By John Walkenbach

There’s no way to completely eliminate bugs in your Excel VBA code, but you can certainly try. Using the following ten tips will help you keep those pesky bugs to a minimum.

Use an Option Explicit at the beginning of your module

When you follow this guideline, you have to define the data type for every variable that you use. It’s a bit more work, but you avoid the common error of misspelling a variable name. There’s a nice side benefit, too: Your routines will often run faster if you declare your variables.

Format your code with indentation

Using indentation to delineate code segments is quite helpful. If you have several nested For…Next loops, for example, consistent indentation makes it much easier for you to keep track of them all.

Be careful with On Error Resume Next

This statement causes Excel to ignore any errors and continue. In some cases, using this statement causes Excel to ignore errors that shouldn’t be ignored. Your code could have bugs, and you wouldn’t even realize it.

Use lots of comments

Nothing is more frustrating than revisiting code that you wrote six months ago — and not having a clue as to how it works. Adding a few comments to describe your logic can save you lots of time down the road.

Keep your subroutines and functions simple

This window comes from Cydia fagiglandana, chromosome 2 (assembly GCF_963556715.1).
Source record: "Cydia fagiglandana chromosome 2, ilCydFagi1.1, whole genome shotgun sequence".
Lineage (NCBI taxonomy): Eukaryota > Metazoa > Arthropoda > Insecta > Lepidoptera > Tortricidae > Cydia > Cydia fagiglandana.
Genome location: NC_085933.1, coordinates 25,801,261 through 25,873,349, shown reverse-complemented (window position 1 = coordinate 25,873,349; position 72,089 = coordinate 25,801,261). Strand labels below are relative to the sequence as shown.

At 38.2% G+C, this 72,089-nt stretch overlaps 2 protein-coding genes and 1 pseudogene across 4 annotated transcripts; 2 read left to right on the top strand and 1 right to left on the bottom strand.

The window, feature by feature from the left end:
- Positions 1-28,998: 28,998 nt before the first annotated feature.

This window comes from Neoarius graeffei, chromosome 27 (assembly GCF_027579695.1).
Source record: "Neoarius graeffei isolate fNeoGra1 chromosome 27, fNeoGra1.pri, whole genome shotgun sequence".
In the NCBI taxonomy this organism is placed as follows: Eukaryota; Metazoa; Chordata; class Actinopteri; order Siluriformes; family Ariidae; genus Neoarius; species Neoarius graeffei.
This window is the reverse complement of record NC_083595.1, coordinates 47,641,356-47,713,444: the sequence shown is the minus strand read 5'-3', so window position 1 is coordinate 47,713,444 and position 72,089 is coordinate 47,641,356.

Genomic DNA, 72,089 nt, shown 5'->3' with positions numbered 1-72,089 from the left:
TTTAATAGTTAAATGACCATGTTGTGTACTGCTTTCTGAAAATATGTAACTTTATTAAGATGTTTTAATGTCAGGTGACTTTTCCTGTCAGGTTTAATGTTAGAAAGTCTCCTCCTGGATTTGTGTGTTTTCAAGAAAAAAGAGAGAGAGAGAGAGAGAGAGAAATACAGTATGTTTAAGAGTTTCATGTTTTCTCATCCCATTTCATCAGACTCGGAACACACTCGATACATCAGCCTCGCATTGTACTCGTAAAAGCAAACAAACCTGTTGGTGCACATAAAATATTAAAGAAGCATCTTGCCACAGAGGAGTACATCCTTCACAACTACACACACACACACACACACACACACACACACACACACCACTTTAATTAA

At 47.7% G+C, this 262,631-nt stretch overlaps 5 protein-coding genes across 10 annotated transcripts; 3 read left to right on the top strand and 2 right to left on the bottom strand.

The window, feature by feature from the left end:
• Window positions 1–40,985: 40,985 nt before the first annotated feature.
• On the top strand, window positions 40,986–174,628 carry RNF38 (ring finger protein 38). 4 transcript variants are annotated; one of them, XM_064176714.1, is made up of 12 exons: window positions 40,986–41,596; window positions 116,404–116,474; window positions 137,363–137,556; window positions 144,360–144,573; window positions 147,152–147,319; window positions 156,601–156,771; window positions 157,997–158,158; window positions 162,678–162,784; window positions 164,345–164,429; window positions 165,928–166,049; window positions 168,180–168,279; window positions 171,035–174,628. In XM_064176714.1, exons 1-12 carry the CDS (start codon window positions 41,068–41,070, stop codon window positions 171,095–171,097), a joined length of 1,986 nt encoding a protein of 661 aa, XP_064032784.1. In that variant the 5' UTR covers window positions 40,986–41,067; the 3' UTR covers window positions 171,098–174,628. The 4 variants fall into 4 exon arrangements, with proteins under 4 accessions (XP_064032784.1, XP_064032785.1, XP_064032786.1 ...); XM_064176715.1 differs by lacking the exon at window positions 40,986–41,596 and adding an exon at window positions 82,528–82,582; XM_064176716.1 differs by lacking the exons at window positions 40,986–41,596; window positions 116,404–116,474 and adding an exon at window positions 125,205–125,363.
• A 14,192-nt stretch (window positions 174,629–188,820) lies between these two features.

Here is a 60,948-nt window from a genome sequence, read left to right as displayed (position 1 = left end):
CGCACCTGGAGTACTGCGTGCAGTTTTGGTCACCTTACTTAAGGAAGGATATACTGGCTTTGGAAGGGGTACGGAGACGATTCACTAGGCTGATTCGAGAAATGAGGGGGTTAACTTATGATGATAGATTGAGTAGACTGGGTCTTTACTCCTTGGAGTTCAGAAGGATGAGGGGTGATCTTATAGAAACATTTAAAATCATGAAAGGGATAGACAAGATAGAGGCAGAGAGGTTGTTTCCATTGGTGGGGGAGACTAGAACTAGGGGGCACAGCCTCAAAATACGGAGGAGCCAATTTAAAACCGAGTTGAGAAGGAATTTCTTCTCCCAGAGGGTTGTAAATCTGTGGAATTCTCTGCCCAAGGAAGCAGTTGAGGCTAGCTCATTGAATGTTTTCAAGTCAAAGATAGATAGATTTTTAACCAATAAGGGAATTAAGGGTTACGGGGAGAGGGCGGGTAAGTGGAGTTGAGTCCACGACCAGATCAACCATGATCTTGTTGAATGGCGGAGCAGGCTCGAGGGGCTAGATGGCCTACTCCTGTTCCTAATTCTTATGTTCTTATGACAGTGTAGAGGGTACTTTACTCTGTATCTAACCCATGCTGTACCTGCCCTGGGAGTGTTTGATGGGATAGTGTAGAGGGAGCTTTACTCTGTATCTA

When you write your code in smaller modules — each of which has a single, well-defined purpose — debugging them is much easier than when you write one long module and have to debug it.

Ask someone else to test your code

Often, you are so close to the code that you’ve written that you overlook obvious flaws. Ask someone else to try out your code and stress test it by trying to make it fail.

Use the Help system

If something doesn’t seem to be working as it should, check the VBA Help system. It’s possible that a property or method doesn’t work the way you think it does. To access the VBA Help system, highlight a keyword in your code and press F1.

Use the internet to find answers

There are several good forums on the web that are devoted to VBA programming. Those who frequent these forums take great pride in answering questions quickly and thoroughly. Don’t overlook this helpful (and free) resource.

Understand Excel’s debugging tools

Although it can be a bit daunting at first, you’ll find that Excel’s debugger is an excellent tool. Invest some time and get to know it. Spending about an hour learning the details may save you dozens of hours in wasted time.

Consider a different approach

If you’re having trouble getting a particular routine to work correctly, you may want to scrap the idea and try something completely different. In most cases, Excel offers several alternative methods of accomplishing the same thing.